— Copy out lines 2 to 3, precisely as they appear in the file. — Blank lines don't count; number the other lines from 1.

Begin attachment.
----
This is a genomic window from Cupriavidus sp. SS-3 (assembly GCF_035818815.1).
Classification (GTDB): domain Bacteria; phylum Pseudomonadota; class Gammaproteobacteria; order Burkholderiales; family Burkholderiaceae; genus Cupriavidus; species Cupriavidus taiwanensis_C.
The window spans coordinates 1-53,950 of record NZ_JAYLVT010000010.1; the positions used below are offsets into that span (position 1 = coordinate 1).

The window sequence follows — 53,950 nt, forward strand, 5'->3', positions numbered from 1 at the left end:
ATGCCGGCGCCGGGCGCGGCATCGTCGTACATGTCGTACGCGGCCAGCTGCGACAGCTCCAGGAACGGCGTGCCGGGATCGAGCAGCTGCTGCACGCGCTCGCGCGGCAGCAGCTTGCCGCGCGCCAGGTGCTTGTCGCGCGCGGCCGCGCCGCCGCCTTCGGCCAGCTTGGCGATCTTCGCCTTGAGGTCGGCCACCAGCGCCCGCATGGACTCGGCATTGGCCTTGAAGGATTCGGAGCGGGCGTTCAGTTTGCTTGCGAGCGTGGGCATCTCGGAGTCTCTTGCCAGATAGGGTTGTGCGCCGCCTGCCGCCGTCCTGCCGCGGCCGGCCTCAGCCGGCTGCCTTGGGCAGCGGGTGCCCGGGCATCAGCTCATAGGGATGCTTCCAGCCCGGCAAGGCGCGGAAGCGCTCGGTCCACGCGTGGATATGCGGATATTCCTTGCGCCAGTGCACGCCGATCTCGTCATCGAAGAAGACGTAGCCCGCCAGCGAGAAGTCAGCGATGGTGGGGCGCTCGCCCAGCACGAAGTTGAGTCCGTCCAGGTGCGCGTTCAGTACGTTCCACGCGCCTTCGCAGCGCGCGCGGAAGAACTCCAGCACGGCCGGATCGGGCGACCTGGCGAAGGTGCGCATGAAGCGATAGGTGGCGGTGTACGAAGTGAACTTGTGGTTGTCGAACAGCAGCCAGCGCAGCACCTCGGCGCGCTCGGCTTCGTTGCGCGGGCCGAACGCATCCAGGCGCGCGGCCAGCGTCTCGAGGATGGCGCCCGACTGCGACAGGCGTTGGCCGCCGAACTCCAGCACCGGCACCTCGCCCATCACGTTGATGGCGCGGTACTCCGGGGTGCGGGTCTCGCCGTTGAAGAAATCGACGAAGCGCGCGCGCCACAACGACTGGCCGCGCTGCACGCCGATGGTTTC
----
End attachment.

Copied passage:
Classification (GTDB): domain Bacteria; phylum Pseudomonadota; class Gammaproteobacteria; order Burkholderiales; family Burkholderiaceae; genus Cupriavidus; species Cupriavidus taiwanensis_C.
The window spans coordinates 1-53,950 of record NZ_JAYLVT010000010.1; the positions used below are offsets into that span (position 1 = coordinate 1).